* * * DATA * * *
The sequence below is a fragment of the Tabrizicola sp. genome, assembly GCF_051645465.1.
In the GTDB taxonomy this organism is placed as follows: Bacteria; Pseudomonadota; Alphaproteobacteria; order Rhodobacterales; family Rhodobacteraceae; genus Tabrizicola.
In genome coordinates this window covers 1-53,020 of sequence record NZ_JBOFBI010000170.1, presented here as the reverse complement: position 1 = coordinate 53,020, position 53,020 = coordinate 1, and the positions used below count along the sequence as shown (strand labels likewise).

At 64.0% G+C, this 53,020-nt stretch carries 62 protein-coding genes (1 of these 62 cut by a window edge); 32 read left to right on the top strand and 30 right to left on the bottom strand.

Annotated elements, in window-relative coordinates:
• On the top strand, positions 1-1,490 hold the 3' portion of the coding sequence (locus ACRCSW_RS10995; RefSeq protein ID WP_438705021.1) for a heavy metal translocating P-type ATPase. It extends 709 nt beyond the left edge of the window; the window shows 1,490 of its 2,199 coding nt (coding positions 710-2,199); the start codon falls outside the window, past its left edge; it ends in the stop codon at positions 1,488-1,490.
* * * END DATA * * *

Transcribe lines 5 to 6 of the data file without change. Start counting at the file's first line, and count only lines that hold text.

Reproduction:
Annotated elements, in window-relative coordinates:
• On the top strand, positions 1-1,490 hold the 3' portion of the coding sequence (locus ACRCSW_RS10995; RefSeq protein ID WP_438705021.1) for a heavy metal translocating P-type ATPase. It extends 709 nt beyond the left edge of the window; the window shows 1,490 of its 2,199 coding nt (coding positions 710-2,199); the start codon falls outside the window, past its left edge; it ends in the stop codon at positions 1,488-1,490.